C.C. Yes, a person definitely sits on a piano bench when playing. It's not a chair, no backs or sides, and is wide to accommodate movement side to side.

Never heard of SKYCAP. That was my only cheat, once I had that, I finally was able to fill erioca and derby in the NW corner, otherwise stumped.

I never have used from a to b myself, but I can see how 1/26th is slight progress.

Re: slit (and other) pics, I sometimes wonder why you link such pretty women photos, but then I think I shouldn't mention anything about it or you'll stop...

"There but for" the grace of God go I is the full quote, attributed to John Bradford while imprisoned, seeing another prisoner being executed.

Elvira (Cassandra Peterson) was a late night TV hostess for horror films. Her only real "acting" talents were the two she didn't hide very much.

Other than that, I made pretty much the same gaffs as Barry

From yesterday, yes, my daughter does speak Japanese...and other words too, like banana, automobile, and elephant ;-)
Really, though, she's sort of learning on her own, and knows quite a few courtesy and common phrases, which she uses all the time, so it seems like she knows a lot.

Fred said...

Abogato:
Jack McInturff is real. Most of his puzzles have appeared in The La Times. He's had over 120 puzzles published since 2003. He's one of their most prolific constructors.

kazie said...

c.c.,
Good for you! I'll be back after our Easter meal later on today. I think after one short glance, I should try the puzzle online today. looks like most of us are busy that way today, or else just giving up.

Happy Easter to all who celebrate it! (and others too)

Terry 313 said...

Terry 313 said
C.C. & Argyle thanks for clearing my confusion.

This puzzle had a good feel today. Am starting to get the subtle clues. Thought soaps was a hoot.

JD said...

HALLELUJAH

JD said...

Good morning CC and all

Happy Easter... what a bummer. I saved that link just for today, " St Francis de la Sissies" and I've FINALLY linked and it is not there.

Enjoy the day!

Clear Ayes said...

Good Morning All, I filled in all the puzzle answers with only two coffee breaks. That is pretty good for me, for a big puzzle. I still never would have figured out the theme if I hadn't come here. I guess I am concentrating so much on the puzzle that the theme just "FLIES" by me.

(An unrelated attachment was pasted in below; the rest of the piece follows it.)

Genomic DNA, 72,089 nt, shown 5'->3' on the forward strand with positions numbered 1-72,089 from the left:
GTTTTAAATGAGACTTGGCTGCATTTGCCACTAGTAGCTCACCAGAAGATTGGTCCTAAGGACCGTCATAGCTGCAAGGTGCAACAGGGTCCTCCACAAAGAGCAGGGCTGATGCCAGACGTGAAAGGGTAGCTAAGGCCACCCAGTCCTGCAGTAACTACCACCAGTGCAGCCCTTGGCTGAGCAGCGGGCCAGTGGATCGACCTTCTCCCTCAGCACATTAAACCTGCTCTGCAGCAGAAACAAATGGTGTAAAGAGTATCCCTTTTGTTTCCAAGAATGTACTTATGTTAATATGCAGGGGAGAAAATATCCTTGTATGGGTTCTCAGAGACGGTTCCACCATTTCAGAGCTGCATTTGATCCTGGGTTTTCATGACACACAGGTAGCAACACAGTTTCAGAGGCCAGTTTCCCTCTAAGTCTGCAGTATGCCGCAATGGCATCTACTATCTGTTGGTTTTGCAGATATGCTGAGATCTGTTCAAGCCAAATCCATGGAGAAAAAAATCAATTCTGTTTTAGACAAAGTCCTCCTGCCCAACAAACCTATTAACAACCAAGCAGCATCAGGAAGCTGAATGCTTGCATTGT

Today's level of difficulty was just about right for me. As usual, I jumped around filling in perps until I got all the fills. There were some things that were new to me. I had no idea that the first chair VIOLIN and concertmaster are the same. I had never heard of a HOV lane. It's always "carpool lane" to us. I had no problem with any of the golf clues...G.A.H. keeps me better informed than I need to be.

I enjoyed the clues, "Early bird?", for EGG, "Bars bought dry" for SOAPS and "Smith at times" for SHOER. AHA moments for all three.

Kazie, there were several versions of the silent monks' "singing" Hallelujah Chorus on YouTube. I don't know which one you preferred, but any of them is funny.

Anonymous said...

Martin,
"The bible also says he spent three days and three nights entombed in the earth".

It is stated by some scholars that given the time in which that was written, this means that he was in the tomb on three separate days, Friday, Saturday, and Sunday; it does not mean that he was in the tomb for three twenty-four hour periods.
I don't know. Calef.

Anonymous said...

Martin,
"The bible also says he spent three days and three nights entombed in the earth".

It is stated by some scholars that given the time in which that was written, this means that he was in the tomb on three separate days, Friday, Saturday, and Sunday; it does not mean that he was in the tomb for three twenty-four hour periods.
I don't know. Calef.

Warren said...

Hi C.C. & ...
My wife and I finished 99% before she had to start cooking for today's event.
It was definitely an easier puzzle than yesterdays!

I found this link:
From A to B and Back Again for you C.C.

embien said...

22:52 today. I never saw the theme.

Ha ha. I had FORBBIDEN FRUIT for the longest time. Took me forever to see my misspelling (which would never happen if I were just writing--only in crosswords would I make that kind of mistake). As I'm sure you know, once you fill in the grid it can be quite difficult to find an error.

c.c.: 33D: Smith, at times: SHOER. SHOER is a person who shoes horses or other animals.

I always want farrier for a horseshoer, as that is what they're called in these parts.

98D: Ballpark fig.: EST (Estimate). ERA, RBI are Ballpark fig. too.

Actually, in the sense used here, ERA and RBI aren't "ballpark fig."s, but ATT (attendance) would be because attendance is often estimated. Very nice bit of wordplay.

Clear Ayes said...

Sorry to JD (and Kazie too). I just read your post and for some unfathomable reason when I responded, I addressed the Hallelujah Chorus link to Kazie. I think I was in a hurry to get outside on this gorgeous April morning! Now I am really heading out there!